There are days for nearly everything nowadays – jogging pants, allergies, penguins, towels, even beer –, so why not an Internet of Things Day?
It is five years since Postscapes and the IoT Council first proclaimed the international Internet of Things Day. They called on IoT enthusiasts around the world to organize small meetings on the subject on April 9. Here is what they say on the website:
The day is designed as an open invitation to the global #IoT Community to join a Meetup, host a hackathon, or just share a beer or coffee with a friend or fellow collaborator focused around the Internet of Things and its implications.
These smaller and larger events around the Internet of Things are now being held for the fifth time. We have taken IoT Day as an opportunity to compile for you a small dossier from our best blog articles about the Internet of Things:
How long has the Internet of Things been around?
You will find in our timeline a brief historical delineation of the Internet of Things. It provides an overview of key milestones like the development of the Gauss-Weber telegraph or the launch of the TCP/IP protocol suite and the influence of interesting contemporaries, including Alan Turing, Marshall McLuhan, and Kevin Ashton.
The five TED Talks we presented to you a few months ago venture, in contrast, to take a look at the future. They included a lecture by the economist Marco Annunziata in which he outlines the Industrial Internet. When intelligent machines, advanced analytical methods and creativity join forces, enterprises benefit, for example, from improvements in machine maintenance. We describe what that means in the article How M2M is Changing Machine Maintenance.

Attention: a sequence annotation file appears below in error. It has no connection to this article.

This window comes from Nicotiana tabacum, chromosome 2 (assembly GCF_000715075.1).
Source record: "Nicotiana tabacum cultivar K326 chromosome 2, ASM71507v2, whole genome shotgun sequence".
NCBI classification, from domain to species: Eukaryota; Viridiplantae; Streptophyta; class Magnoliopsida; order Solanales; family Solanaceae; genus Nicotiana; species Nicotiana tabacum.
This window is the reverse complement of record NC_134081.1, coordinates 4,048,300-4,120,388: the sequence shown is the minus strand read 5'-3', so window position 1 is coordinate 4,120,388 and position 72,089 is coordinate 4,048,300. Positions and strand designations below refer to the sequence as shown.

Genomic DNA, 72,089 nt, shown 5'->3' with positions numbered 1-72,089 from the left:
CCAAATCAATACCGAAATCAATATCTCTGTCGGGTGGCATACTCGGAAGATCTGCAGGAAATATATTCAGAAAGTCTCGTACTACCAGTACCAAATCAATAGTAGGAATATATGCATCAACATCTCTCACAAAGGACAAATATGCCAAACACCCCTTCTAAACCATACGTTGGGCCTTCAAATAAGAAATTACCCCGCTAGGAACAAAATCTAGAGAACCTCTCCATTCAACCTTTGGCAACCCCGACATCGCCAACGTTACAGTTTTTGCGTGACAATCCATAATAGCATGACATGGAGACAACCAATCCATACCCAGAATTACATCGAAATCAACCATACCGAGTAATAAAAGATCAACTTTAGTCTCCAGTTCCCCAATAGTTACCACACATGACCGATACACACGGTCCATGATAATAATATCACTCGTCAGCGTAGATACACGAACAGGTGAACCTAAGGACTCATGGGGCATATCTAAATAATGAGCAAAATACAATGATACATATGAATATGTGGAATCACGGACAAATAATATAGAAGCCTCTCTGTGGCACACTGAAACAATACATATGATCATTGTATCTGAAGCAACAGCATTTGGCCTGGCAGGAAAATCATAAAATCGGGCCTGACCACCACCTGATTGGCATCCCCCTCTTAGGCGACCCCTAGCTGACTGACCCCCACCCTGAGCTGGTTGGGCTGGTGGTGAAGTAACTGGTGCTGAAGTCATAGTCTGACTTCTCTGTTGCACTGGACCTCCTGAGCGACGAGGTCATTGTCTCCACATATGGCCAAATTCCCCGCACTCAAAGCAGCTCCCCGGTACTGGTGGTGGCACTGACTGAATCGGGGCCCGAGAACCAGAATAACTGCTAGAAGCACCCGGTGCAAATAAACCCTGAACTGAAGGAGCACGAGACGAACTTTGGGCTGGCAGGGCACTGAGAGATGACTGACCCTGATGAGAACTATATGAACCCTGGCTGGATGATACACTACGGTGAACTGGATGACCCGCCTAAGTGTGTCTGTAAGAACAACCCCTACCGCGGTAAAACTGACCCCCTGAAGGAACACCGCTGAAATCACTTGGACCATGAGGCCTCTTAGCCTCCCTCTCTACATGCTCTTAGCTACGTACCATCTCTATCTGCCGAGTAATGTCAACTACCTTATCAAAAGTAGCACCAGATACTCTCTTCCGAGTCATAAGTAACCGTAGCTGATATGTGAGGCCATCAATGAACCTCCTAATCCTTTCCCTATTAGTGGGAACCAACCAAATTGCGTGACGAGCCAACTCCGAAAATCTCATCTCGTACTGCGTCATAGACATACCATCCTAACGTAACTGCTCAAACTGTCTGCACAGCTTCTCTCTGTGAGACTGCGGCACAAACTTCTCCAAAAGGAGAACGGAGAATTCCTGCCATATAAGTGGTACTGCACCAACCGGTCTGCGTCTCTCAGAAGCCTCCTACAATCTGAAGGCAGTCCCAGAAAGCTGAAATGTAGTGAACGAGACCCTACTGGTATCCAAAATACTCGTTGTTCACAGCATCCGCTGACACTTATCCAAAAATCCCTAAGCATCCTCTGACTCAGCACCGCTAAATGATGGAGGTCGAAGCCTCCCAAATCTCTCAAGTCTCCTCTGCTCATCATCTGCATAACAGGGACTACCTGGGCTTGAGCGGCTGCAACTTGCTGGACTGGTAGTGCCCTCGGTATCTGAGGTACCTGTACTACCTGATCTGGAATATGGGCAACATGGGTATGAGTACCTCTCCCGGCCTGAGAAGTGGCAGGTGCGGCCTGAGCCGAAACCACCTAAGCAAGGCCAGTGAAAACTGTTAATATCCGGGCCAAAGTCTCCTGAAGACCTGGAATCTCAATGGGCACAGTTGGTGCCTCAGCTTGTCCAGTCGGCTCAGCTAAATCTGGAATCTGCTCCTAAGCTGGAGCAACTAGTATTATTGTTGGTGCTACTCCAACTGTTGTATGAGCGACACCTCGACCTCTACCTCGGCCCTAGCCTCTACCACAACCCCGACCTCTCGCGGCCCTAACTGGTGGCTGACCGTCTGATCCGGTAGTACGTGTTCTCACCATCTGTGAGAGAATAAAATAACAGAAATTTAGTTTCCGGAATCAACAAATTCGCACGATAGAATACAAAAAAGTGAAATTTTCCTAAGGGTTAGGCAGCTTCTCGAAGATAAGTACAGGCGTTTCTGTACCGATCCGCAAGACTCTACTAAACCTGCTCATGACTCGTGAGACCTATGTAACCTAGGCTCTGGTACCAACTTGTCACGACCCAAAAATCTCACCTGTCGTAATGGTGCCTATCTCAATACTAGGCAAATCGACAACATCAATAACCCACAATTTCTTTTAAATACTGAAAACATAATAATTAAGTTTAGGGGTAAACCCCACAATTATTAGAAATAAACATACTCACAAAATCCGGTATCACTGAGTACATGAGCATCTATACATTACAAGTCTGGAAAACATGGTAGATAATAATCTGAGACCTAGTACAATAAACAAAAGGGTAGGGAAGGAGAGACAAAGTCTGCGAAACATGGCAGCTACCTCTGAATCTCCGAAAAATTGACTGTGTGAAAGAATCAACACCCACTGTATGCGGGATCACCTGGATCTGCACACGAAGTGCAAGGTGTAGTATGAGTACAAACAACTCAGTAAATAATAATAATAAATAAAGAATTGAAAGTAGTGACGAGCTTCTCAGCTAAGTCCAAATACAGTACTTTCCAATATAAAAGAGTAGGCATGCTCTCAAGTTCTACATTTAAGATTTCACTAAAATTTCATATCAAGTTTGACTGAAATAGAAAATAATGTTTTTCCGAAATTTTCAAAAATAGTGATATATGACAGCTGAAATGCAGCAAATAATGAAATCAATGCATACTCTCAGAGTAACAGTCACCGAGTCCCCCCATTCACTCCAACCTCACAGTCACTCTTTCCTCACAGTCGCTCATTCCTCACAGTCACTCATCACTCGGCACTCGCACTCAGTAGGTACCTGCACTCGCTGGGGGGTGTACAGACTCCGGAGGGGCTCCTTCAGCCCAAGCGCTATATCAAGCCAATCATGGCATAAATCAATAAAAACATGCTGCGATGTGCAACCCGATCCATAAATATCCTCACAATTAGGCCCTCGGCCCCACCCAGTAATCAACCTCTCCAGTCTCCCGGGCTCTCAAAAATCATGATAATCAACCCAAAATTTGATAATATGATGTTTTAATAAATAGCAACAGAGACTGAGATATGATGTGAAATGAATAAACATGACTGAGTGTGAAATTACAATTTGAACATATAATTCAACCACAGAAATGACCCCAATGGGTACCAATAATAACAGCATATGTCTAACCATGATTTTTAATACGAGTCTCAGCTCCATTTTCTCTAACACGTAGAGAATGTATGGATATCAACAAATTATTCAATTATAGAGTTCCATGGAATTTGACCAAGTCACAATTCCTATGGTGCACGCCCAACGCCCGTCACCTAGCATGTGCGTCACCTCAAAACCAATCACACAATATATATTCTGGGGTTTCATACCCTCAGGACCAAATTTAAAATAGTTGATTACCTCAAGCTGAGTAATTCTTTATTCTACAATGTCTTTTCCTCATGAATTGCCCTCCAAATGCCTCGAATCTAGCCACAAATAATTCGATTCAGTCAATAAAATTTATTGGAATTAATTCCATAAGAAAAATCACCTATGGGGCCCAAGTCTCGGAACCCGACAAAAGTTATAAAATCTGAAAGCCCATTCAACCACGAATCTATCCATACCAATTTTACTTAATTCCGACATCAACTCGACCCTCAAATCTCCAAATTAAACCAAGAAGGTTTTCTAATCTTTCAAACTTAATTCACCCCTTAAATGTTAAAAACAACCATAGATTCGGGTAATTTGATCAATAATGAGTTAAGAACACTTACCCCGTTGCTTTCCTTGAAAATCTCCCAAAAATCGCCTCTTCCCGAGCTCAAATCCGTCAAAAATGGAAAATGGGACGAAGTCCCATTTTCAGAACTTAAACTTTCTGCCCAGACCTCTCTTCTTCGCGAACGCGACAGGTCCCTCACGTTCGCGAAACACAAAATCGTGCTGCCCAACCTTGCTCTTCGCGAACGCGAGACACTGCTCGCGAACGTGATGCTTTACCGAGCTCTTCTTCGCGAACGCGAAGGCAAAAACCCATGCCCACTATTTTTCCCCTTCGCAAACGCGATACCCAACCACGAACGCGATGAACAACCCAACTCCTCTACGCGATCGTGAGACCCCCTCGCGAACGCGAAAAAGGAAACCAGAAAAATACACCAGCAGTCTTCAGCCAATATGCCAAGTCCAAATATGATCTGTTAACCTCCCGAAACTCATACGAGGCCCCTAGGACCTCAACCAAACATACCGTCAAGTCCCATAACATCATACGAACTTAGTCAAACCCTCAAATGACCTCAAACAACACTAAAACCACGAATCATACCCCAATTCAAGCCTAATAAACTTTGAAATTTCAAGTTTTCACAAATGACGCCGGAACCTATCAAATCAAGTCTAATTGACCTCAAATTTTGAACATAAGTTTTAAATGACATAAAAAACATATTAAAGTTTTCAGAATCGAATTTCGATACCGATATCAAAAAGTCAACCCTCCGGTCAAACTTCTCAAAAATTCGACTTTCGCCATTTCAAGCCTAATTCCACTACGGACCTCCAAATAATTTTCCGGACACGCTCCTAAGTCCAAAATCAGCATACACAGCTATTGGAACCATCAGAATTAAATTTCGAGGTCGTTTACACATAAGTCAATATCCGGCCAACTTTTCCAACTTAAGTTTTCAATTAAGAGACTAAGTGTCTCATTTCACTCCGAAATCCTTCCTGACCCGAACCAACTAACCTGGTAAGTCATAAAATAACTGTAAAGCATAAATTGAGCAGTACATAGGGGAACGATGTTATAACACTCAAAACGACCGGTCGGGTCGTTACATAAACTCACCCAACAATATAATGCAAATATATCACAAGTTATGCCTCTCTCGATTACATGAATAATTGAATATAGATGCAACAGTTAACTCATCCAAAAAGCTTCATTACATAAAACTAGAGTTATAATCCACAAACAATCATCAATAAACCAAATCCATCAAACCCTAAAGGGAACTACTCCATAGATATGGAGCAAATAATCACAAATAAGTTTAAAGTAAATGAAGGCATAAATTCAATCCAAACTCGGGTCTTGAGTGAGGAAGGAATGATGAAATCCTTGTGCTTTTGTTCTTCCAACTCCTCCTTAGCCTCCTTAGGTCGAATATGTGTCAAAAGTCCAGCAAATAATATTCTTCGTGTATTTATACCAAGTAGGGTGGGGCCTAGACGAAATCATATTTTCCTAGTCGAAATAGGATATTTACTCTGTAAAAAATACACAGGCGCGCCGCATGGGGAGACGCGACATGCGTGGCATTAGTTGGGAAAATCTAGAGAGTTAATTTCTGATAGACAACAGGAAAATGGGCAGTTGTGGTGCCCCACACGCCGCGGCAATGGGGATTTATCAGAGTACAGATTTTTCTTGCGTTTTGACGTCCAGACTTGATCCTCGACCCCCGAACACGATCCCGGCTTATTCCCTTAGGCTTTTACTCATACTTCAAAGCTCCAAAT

Developers experiment with connected things
Along with enterprises, the driving forces behind the Internet of Things include the maker movement. More and more makers are trying out connected ideas of their own using small, single-board computers like Raspberry Pi. Dutchman Michael Teeuw has connected his mirror with the Internet in this way, for example. We present his project in the article Three Things that Raspberry Pi Puts on the Net.
At times the creativity of the makers unearths curious ideas such as the #OktoberfestOfThings project. In our blog article about it you can read about how two hackers are working on hanging beer tankards around the global data network. Their project has been under way for two years and is taking shape in increasingly specific ways.
From gadgetry to innovation
Our interview with Kai Kreuzer shows that tinkering around in the cellar can lead to more than mere gadgets. As a 12-year-old the developer evangelist Kreuzer was already working on switchable power outlets. He went on to found the open source project openHAB on the basis of which he continues to this day, now at Deutsche Telekom, to take the QIVICON Smart Home platform further forward.